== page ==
A few years back,I stumbled upon a nice idea which I am reporting below:-(adsbygoogle = window.adsbygoogle || []).push({});

Just as classical mechanics is the [tex] h \rightarrow 0 [/tex] limit of quantum mechanics(rather action >> [tex]\hbar[/tex],from path integral formulation),so should it be possible to argue from a path integral approach, that ray optics is the [tex] \lambda\rightarrow 0[/tex] limit of wave optics.What would such a path integral be?Here we go:-

The optical action may be written as

[tex]

S=\int \frac{ds}{v(x,y,z)}=\int dt,[/tex]

where the symbols are self-explanatory.So the prob. amplitude for light/sound(or photon/..) to go from point A to point B may be written as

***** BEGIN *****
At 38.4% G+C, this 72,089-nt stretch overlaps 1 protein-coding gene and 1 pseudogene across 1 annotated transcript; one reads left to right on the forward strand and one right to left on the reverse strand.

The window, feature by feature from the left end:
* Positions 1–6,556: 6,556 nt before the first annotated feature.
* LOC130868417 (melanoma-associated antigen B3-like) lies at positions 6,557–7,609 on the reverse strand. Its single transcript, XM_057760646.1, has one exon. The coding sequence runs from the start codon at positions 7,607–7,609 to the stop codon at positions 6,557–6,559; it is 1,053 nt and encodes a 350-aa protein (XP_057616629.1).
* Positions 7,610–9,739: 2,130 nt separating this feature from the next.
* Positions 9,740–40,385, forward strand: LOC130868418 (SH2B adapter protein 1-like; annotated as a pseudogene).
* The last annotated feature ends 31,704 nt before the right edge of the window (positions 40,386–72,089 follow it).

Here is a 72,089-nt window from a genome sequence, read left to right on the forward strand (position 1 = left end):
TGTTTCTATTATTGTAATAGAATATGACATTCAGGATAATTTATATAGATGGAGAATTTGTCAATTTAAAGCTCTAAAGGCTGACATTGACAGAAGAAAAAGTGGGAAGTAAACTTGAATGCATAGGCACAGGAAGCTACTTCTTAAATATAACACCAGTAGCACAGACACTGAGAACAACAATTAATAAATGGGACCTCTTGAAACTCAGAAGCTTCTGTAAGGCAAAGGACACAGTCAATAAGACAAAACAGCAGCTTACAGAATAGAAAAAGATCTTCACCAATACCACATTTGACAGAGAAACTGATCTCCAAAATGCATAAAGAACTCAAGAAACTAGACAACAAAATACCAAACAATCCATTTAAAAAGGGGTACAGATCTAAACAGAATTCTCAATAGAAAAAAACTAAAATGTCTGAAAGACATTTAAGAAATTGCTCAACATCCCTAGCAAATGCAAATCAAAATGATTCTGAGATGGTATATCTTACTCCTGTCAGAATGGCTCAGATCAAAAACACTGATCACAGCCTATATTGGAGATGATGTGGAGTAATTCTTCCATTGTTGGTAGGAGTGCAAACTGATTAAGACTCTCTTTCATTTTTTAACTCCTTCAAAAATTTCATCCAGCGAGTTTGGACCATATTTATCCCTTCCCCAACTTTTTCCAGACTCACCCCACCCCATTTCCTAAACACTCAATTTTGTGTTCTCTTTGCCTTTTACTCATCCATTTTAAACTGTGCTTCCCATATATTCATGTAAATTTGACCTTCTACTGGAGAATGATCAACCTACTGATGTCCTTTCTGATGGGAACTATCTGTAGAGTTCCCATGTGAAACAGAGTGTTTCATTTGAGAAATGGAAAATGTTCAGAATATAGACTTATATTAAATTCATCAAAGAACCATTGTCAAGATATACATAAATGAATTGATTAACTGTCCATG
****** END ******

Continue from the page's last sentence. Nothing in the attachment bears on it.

[tex]

\begin{equation}

P=\sum_{all paths}\exp{\iota S/T_0},

\end{equation}

[/tex]

where [tex]T_0[/tex] is the time period.

As long as [tex] S=\int dt [/tex] is not very large compared to [tex] T_0 [/tex],all conceivable ray paths between any two fixed points are possible,so that there is an uncertainty in the ray path taken by light/sound in going from one point to the other.

Specially interesting is the case of a photon.For a photon

[tex]

\begin{equation}

\frac{1}{T_0}=\nu=\frac{E}{h}.

\end{equation}

[/tex]

Hence for a photon,prob. amplitude to go from one point to the other is given as

[tex]

\begin{equation}

P=\sum_{all paths}\exp{\iota ES/h},

\end{equation}

[/tex]

i.e.

[tex]

\begin{equation}

P=\sum_{all paths}\exp{\frac{\iota E\int dt}{h}}

\end{equation}

[/tex]

P.S. I am not able to see the latex graphics that I've generated in my browser--hope others are able to view it!

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# Path integral formulation of wave-optics

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